However, Jesus tells them in no uncertain terms that who will sit where is not in his power to announce. Those places will be prepared for those who will have them. Isn’t that enigmatic? Isn’t this the sort of remark one of those mysterious eastern sages would make to his naive pupil before he sends him out on the quest for enlightenment?

At this point, I think we have to pause. We have to ask ourselves, are these questions of power and status the sort of things we should be pursuing? Jesus gives us the answer, doesn’t he? Jesus tells us the lowest place in the kingdom is where the greatest will be found. In other words, don’t struggle to go to the head table, rather just slip in through the door and find a seat somewhere at the back. It doesn’t matter where, because, wherever you are, you will be a comforter to those around you. There is the best place in the kingdom. There is where we find our proper place as servants.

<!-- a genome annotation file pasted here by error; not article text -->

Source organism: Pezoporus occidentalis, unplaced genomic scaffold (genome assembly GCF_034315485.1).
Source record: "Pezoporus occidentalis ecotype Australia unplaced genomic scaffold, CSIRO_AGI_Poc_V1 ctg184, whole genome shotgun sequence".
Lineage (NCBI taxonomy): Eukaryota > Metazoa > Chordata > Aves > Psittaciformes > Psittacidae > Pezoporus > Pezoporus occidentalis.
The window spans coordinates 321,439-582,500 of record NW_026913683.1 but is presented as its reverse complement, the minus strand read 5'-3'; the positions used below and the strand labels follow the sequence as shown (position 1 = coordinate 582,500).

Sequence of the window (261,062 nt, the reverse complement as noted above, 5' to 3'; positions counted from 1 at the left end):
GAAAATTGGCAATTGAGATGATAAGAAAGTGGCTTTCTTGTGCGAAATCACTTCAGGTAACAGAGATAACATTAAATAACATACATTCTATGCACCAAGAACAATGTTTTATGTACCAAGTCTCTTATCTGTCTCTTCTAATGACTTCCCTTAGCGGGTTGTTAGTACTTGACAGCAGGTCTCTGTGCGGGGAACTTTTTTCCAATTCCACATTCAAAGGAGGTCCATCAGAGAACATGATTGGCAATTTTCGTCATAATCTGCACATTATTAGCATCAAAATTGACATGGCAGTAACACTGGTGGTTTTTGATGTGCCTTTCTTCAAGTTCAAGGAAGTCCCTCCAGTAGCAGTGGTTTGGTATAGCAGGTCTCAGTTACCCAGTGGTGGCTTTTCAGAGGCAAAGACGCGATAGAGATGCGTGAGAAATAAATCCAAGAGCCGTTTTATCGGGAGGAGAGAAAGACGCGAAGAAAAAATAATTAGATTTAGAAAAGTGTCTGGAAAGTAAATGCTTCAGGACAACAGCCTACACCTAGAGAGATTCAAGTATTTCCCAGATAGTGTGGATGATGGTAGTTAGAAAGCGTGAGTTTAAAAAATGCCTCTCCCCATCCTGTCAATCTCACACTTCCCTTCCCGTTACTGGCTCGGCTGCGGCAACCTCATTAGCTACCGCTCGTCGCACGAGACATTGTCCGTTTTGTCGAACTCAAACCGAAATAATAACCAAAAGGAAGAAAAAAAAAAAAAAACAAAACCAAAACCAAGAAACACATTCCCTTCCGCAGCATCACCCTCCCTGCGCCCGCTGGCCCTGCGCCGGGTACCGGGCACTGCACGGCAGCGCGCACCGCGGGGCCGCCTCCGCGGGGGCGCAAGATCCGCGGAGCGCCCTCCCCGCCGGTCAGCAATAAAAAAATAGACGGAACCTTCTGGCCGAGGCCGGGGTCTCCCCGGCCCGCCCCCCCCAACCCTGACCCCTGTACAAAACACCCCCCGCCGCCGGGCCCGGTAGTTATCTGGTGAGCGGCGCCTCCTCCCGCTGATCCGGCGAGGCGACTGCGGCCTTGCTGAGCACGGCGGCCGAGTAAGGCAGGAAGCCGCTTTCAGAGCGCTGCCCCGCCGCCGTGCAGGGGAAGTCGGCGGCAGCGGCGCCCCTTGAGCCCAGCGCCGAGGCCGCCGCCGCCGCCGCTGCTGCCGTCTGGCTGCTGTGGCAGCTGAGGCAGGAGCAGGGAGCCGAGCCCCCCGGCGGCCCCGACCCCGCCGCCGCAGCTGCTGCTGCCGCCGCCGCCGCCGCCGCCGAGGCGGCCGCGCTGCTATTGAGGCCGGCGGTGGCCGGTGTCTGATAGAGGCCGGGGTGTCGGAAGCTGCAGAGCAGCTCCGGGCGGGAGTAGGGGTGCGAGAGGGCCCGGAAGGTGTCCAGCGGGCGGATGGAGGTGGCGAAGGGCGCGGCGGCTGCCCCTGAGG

If this is to be likened to prayer, we must examine the “cause” which we pursue. The sons of Zebedee say, “We want you to do for us whatever we ask of you.” Isn’t that what we do with our prayers? We want this or that. But are they really the sort of things we should pray for?

Are we praying to undergo the baptism which Jesus anticipated in the gospel? Are we prepared for the cross? Are we prepared to drink deeply of that cup of sorrow? I think the story of the widow and the unjust judge should guide us to what we should pray for. The this and that of our scattered thoughts and desires should be ‘the right’.